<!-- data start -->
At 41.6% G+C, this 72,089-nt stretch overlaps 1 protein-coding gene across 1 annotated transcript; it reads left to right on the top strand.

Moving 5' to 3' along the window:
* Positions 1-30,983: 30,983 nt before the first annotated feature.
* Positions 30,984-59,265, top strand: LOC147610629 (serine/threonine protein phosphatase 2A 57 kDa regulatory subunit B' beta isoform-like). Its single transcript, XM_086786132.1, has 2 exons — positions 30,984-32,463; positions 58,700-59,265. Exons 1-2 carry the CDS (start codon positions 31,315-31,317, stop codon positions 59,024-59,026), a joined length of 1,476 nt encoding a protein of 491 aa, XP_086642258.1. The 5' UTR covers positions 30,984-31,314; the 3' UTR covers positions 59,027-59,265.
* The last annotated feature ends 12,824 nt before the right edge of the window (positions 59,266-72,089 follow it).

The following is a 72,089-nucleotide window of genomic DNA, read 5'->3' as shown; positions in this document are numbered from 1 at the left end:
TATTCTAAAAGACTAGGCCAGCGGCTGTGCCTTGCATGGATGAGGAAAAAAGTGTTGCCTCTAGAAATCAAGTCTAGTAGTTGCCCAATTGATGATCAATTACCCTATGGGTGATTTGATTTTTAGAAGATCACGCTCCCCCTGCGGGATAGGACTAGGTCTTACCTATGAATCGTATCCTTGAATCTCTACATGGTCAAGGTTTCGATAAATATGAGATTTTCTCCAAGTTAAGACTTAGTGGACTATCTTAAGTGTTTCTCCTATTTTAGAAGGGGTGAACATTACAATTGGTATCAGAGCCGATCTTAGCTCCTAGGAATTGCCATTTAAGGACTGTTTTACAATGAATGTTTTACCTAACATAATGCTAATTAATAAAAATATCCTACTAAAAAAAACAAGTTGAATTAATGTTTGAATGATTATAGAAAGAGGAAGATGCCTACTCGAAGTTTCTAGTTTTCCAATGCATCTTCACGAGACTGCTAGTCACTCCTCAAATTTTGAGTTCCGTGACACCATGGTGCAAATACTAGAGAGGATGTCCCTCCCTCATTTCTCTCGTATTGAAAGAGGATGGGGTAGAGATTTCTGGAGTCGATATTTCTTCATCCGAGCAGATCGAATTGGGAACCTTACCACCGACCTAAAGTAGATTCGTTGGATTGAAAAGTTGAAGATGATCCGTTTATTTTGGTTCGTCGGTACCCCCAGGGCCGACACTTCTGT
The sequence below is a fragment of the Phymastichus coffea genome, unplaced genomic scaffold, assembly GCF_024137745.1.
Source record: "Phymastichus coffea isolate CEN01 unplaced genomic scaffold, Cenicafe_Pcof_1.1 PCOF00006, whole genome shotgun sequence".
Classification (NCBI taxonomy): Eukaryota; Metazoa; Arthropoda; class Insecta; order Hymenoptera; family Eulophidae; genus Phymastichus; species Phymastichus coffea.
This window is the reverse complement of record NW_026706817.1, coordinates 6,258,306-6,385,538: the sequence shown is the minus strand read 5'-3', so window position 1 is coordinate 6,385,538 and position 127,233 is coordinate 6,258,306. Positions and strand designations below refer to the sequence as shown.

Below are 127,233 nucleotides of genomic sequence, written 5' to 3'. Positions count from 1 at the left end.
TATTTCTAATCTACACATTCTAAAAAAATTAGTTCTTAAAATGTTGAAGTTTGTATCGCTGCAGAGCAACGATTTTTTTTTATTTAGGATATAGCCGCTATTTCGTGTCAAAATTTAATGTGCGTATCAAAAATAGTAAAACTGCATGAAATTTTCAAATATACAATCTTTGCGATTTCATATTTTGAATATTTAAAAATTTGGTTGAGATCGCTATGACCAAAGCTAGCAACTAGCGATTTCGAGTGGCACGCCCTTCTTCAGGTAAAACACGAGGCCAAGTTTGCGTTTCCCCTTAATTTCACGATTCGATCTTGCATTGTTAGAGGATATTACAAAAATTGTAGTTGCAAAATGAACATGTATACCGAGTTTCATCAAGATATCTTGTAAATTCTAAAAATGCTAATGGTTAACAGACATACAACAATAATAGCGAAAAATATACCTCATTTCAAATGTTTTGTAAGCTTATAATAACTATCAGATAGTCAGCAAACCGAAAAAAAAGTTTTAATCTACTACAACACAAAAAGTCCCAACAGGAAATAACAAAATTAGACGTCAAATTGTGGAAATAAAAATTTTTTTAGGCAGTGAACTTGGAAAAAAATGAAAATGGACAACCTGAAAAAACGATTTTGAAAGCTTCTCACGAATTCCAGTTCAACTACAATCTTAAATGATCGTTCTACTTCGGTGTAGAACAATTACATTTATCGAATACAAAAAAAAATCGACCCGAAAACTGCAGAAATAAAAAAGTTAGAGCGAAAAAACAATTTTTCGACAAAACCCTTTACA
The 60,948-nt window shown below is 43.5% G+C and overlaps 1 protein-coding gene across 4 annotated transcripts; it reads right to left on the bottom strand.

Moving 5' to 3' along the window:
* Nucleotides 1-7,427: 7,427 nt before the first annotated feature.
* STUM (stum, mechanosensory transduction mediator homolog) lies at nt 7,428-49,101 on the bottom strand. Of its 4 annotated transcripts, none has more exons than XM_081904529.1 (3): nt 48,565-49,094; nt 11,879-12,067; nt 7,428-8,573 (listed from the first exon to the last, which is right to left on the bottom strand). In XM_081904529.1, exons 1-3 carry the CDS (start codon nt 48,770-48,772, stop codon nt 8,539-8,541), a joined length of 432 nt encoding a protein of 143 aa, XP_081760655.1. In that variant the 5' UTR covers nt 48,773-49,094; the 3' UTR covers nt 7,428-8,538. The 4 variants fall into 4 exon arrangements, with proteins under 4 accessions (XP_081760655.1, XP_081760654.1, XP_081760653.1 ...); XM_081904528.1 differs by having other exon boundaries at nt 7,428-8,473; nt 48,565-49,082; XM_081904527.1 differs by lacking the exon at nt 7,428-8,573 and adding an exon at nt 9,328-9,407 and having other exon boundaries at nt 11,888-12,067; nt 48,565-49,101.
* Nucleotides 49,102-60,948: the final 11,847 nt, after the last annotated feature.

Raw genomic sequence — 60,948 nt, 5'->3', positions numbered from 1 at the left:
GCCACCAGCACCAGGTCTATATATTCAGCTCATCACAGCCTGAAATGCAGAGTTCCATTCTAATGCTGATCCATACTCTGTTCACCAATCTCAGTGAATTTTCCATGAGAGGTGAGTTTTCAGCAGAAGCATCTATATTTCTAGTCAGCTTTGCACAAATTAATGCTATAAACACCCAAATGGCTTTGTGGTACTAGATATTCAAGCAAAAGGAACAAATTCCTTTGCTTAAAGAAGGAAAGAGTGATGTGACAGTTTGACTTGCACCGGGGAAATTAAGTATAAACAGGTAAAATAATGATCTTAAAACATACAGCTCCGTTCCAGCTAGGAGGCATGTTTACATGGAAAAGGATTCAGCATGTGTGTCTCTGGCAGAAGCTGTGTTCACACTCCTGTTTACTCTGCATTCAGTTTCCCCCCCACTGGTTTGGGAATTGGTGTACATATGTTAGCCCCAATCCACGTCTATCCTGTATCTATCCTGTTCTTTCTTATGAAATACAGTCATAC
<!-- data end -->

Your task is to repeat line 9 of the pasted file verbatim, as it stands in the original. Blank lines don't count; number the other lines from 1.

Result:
Source record: "Phymastichus coffea isolate CEN01 unplaced genomic scaffold, Cenicafe_Pcof_1.1 PCOF00006, whole genome shotgun sequence".